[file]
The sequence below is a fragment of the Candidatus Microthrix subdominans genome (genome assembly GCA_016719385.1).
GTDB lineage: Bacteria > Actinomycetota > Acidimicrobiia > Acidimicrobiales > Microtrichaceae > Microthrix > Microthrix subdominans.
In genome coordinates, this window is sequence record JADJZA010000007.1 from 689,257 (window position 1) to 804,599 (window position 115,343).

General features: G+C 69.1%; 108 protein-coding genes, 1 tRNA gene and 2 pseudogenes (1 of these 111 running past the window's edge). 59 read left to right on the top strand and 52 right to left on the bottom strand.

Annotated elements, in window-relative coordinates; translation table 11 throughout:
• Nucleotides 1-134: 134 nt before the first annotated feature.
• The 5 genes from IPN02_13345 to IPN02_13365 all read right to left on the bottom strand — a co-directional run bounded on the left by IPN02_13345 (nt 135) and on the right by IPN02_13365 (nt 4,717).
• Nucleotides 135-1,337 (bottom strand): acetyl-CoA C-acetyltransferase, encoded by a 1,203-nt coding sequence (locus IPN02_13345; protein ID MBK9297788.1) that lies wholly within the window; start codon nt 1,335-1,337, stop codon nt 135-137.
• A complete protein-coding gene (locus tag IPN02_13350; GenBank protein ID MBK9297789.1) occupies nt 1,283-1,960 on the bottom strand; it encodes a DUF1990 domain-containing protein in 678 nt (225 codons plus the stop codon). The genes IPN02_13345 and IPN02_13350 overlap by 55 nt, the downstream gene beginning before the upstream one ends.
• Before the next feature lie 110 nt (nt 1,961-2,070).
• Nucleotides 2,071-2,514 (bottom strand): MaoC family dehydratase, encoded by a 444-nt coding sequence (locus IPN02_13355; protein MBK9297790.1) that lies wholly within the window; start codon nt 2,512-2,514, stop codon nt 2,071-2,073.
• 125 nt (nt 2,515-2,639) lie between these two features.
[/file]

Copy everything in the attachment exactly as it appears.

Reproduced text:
The sequence below is a fragment of the Candidatus Microthrix subdominans genome (genome assembly GCA_016719385.1).
GTDB lineage: Bacteria > Actinomycetota > Acidimicrobiia > Acidimicrobiales > Microtrichaceae > Microthrix > Microthrix subdominans.
In genome coordinates, this window is sequence record JADJZA010000007.1 from 689,257 (window position 1) to 804,599 (window position 115,343).

General features: G+C 69.1%; 108 protein-coding genes, 1 tRNA gene and 2 pseudogenes (1 of these 111 running past the window's edge). 59 read left to right on the top strand and 52 right to left on the bottom strand.

Annotated elements, in window-relative coordinates; translation table 11 throughout:
• Nucleotides 1-134: 134 nt before the first annotated feature.
• The 5 genes from IPN02_13345 to IPN02_13365 all read right to left on the bottom strand — a co-directional run bounded on the left by IPN02_13345 (nt 135) and on the right by IPN02_13365 (nt 4,717).
• Nucleotides 135-1,337 (bottom strand): acetyl-CoA C-acetyltransferase, encoded by a 1,203-nt coding sequence (locus IPN02_13345; protein ID MBK9297788.1) that lies wholly within the window; start codon nt 1,335-1,337, stop codon nt 135-137.
• A complete protein-coding gene (locus tag IPN02_13350; GenBank protein ID MBK9297789.1) occupies nt 1,283-1,960 on the bottom strand; it encodes a DUF1990 domain-containing protein in 678 nt (225 codons plus the stop codon). The genes IPN02_13345 and IPN02_13350 overlap by 55 nt, the downstream gene beginning before the upstream one ends.
• Before the next feature lie 110 nt (nt 1,961-2,070).
• Nucleotides 2,071-2,514 (bottom strand): MaoC family dehydratase, encoded by a 444-nt coding sequence (locus IPN02_13355; protein MBK9297790.1) that lies wholly within the window; start codon nt 2,512-2,514, stop codon nt 2,071-2,073.
• 125 nt (nt 2,515-2,639) lie between these two features.